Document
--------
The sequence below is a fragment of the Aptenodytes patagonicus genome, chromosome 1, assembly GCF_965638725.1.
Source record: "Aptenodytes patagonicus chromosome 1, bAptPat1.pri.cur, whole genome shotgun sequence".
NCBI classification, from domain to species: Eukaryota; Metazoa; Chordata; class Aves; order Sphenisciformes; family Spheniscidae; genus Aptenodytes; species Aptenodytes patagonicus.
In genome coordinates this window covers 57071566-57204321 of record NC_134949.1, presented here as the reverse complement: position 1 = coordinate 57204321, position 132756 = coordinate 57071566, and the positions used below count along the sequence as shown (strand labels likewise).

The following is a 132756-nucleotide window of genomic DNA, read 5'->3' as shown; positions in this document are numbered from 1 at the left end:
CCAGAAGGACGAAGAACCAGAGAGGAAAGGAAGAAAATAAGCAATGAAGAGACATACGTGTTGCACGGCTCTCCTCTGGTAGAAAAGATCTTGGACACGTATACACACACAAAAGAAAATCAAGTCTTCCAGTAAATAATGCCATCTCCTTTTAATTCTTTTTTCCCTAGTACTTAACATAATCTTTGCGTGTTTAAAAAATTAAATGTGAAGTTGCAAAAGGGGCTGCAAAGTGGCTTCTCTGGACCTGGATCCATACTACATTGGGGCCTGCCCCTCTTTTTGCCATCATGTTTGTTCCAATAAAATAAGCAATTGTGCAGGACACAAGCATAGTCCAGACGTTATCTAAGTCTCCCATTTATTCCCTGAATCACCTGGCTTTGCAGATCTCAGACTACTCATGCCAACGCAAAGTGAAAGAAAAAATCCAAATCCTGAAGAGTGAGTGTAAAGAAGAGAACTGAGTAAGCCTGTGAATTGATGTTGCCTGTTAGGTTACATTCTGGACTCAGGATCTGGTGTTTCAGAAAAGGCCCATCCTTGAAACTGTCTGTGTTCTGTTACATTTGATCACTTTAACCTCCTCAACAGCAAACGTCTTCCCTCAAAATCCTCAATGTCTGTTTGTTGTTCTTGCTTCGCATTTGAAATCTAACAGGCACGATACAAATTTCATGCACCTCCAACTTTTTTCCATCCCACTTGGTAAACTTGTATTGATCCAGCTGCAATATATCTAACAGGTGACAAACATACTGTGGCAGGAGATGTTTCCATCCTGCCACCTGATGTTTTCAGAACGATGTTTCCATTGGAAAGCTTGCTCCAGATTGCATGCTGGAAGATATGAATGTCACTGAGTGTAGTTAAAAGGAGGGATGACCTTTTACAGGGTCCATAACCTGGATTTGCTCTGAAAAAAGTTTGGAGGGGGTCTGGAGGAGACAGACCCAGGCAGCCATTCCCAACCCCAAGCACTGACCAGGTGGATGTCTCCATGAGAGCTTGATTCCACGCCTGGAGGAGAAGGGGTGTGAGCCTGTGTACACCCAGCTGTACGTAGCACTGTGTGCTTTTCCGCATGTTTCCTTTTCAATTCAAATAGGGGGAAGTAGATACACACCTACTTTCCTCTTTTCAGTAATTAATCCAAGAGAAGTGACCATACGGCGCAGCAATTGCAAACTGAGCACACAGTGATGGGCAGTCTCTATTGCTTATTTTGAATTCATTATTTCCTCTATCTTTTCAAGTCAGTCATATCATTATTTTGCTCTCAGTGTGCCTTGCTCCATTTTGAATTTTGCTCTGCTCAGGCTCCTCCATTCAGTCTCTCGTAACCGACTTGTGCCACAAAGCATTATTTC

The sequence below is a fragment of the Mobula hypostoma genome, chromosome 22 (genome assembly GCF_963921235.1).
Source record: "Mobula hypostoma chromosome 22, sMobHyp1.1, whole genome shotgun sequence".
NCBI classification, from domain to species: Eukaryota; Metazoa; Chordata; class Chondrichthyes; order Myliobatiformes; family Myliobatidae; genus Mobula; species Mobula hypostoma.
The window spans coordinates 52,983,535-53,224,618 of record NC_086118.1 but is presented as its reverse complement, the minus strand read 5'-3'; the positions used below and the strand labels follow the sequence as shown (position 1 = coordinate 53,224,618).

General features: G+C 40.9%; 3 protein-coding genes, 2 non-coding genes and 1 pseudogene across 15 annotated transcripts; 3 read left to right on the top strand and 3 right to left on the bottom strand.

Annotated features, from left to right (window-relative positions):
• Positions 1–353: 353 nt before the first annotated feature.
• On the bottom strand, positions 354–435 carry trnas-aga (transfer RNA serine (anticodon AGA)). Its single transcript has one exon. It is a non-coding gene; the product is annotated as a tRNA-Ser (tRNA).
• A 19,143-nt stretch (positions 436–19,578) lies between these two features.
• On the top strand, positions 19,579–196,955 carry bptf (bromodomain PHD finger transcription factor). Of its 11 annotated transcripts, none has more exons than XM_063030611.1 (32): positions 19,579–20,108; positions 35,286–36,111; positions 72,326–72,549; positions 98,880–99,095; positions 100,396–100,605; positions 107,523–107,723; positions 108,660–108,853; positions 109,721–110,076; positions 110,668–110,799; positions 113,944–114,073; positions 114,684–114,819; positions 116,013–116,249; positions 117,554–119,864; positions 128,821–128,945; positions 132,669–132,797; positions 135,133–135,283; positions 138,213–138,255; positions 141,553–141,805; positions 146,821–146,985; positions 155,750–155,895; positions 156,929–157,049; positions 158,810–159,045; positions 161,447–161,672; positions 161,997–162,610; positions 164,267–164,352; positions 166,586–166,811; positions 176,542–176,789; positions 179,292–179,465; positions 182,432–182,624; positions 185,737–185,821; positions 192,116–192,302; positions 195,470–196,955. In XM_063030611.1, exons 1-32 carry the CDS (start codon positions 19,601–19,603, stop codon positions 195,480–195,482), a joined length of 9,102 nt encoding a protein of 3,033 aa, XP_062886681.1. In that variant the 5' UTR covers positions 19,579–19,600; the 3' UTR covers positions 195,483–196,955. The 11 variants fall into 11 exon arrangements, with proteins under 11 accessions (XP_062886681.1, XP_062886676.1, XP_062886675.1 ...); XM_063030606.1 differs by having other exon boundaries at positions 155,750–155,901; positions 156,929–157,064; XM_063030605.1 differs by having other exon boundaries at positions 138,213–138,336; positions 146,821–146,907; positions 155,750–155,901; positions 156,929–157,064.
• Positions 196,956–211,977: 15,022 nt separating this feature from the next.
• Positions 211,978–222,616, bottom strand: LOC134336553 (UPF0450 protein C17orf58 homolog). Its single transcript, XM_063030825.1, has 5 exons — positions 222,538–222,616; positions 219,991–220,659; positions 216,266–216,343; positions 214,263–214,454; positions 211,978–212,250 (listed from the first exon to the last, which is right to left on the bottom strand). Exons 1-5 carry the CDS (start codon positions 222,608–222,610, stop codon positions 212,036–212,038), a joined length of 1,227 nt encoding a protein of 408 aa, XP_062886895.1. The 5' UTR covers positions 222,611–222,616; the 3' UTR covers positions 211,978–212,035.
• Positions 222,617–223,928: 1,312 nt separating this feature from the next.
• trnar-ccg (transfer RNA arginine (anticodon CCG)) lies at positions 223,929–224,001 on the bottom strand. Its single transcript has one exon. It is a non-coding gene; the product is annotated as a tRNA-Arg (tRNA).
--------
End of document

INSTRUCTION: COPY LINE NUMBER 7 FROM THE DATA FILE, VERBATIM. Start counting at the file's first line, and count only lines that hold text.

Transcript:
The sequence below is a fragment of the Mobula hypostoma genome, chromosome 22 (genome assembly GCF_963921235.1).